Hess and Deborah from the North.
In the late spring of 1976, I and 3 others did out first Alaska trip. Not flying into KIA but going farther north into what was then a little visited area. David Roberts, Don Jensen had come before us as had others we didn't know and hadn't read about. For us it was a good adventure
Cliff Hudson and Doug Geeting dropped us off on the Gilliam Glacier and picked us up a week late some 30 days later. For us it was the "big mountains".
We had a compass or two, topo maps and a radio telephone that worked line of site to Fairbanks. When we could get line of site to Fairbanks from the surrounding peaks or ridge lines. A few weeks later and two minor first ascents we had used the radio phone and asked for a pick up.
It was a little weird siting in the middle of a glacier, under a beautiful blue sky, watching the snow melt and crevasses open up, running out of food and wondering when the plane might arrive.
Days later it did.
But not before we thought seriously about walking out to the road. No small feat.
Fast forward through 7 more trips to the Alaska Range and walking or skiing around the Cascades, Canadian Rockies and some of the Greater Ranges for a few decades.
Never took a radio of any kind again. But topo maps and a compass have been a regular companion. And on occasion, when I could afford it, a high quality altimeter.
These days a cell phone is common but not very useful generally. A topo map is still the basis for my travel in an unknown area. Compass of course and again the altimeter (always handy) if I think it might required.
Until quite recently I really never gave wilderness navigation much though. As a kid my father sent me out on horse back to flush game for him. That might be an hours ride or a full days ride. I spent hours alone in totally unknown terrain as a grade school kid...scared shitless for the most part, trying to figure out how to get back to our hunting camp. Thank God for smart horses!
Some where in that trial by fire (or so it seemed) I learned to first, given a choice only travel in good weather. 2nd, know what direction North always was and where the hell you were headed. And, as last resort, how to get back home the way you came. It was much, much later that I decided the most fun trips were traveling from point A to point B through unknown terrain with a BIG target to hit on the other end. Big, as in say a road or river. Some sort of natural barrier that is BIG and hard to miss. Later yet the targets got smaller.
Sailing back from Hawaii on a 52' cutter rigged sail boat tested that theory to its limits. Yes the Western Hemisphere is big when you leave Hawaii. And you aren't likely to miss it sailing East!
That much I had figured out. The rest not so much. 21 days in and level with Baja instead of Seattle was a bit of a shocker!
So, I need to move on and get to the point. A couple of winters ago we were out skiing. I had wanted to do a small, but local circumnavigation. Half way in we had a discussion on "where to next?" Should we turn around or continue or do (to me) the unknown loop option? I looked at the topo map, compared the 2nd half of the loop to the terrain we had already covered and figured 4 more hrs. Plenty of time. One of my companions spent 30 minutes using a topo map, an altimeter, a pen and paper and some addition and multiplication to come up with 4.5 hrs. Imagine that?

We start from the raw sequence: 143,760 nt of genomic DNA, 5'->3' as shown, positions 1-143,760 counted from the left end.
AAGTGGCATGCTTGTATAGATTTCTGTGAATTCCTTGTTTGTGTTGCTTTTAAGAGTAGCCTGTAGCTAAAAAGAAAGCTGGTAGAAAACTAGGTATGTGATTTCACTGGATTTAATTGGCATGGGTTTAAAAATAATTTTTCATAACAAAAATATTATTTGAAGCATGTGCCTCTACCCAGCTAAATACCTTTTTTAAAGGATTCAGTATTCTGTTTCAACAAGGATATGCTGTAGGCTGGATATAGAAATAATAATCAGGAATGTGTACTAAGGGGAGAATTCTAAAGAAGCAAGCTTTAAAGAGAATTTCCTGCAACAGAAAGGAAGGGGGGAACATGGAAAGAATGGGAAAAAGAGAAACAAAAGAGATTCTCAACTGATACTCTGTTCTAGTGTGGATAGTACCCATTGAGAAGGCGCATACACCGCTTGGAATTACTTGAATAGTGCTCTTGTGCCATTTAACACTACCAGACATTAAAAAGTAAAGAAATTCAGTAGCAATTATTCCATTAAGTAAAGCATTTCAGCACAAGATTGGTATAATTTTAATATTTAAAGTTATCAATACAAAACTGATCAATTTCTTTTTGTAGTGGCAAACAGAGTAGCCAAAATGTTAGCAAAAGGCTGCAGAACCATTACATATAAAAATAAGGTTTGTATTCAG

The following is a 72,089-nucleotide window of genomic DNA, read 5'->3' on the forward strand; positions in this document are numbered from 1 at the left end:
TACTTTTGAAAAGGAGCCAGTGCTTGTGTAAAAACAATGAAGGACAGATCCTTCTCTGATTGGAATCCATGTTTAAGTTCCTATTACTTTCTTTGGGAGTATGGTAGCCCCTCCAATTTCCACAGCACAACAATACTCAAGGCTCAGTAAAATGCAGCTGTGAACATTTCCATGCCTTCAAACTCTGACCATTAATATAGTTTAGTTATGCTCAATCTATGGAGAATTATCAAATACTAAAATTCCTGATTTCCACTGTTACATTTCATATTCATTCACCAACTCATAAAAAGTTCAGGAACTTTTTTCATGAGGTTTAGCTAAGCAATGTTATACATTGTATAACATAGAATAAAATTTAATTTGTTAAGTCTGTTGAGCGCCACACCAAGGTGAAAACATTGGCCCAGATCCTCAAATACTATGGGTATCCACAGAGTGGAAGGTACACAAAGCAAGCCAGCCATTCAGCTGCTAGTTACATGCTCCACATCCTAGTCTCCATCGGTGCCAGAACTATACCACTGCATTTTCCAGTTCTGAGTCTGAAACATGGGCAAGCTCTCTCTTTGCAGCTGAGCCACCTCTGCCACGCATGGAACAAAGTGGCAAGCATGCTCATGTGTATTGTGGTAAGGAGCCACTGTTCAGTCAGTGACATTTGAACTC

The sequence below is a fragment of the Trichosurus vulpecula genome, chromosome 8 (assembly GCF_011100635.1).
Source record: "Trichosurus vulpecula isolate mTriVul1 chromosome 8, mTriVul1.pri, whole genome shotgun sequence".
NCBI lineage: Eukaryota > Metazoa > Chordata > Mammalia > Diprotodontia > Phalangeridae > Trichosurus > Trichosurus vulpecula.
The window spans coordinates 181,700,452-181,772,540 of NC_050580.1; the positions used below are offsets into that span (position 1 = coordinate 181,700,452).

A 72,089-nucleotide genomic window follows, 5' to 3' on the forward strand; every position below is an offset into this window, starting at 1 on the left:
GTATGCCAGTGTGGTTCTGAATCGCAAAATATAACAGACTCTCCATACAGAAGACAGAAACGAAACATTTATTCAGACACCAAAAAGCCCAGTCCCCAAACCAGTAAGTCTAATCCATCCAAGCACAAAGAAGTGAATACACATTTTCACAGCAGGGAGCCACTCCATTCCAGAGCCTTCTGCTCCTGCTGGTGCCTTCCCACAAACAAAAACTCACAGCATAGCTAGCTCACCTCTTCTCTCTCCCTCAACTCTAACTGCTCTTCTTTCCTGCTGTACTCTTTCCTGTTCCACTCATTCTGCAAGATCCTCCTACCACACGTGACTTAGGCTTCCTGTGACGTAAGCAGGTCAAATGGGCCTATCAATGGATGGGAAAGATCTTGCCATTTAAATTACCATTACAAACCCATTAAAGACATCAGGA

It actually took 3hr and 45 minutes. But who is counting right? Or that an hour either way would matter much one way or another generally.
I thought all that time spent rather odd actually and wondered why it took him a topo map and 30 minutes to figure it out, when were seemed to simply be burning day light. (My companion was only "allowed" to ski during daylight hours, seriously)
I then sorta casually started keeping track and noticed a whole lot of people I met outdoors were doing similar things. Lots of fussing about. Lots of figures and calculations made on maps and paper or a smart phone and/or tablet with real time GPS. Altimeter watches, GPS, cell phones, Goggle maps, and a host of other chit that eventually told them..with some real effort and time spent mind you, that the trip they were on would be XY ro Z amount of minutes.
I wonder now how you would figure out the walk from Deborah? Back then we looked at a map..checked our meager food supply and figured 4o r 5 days of suck. May be less. Being really hungry the last two. Nice I didn't have to test that calculation. But not a big deal if we'd had to either. Not like we had to be any place special. any time soon.
This Spring I watched an experienced wilderness traveler sit for 2 hours figuring out a long days' ski. He came up with 10hrs. In no hurry, most of us did it in under 8hrs which had been the prediction from past performance and the upcoming new terrain. GPS, map, compass, Goggle maps, computer way points, a travel formula and all that field experience with modern equipment combined still came up short on reality but really long on theory.
Life is more complicated than it use to be. My Dad didn't soon forget the cost of me calling collect to say we were OK and coming out in 1976 using that radio phone.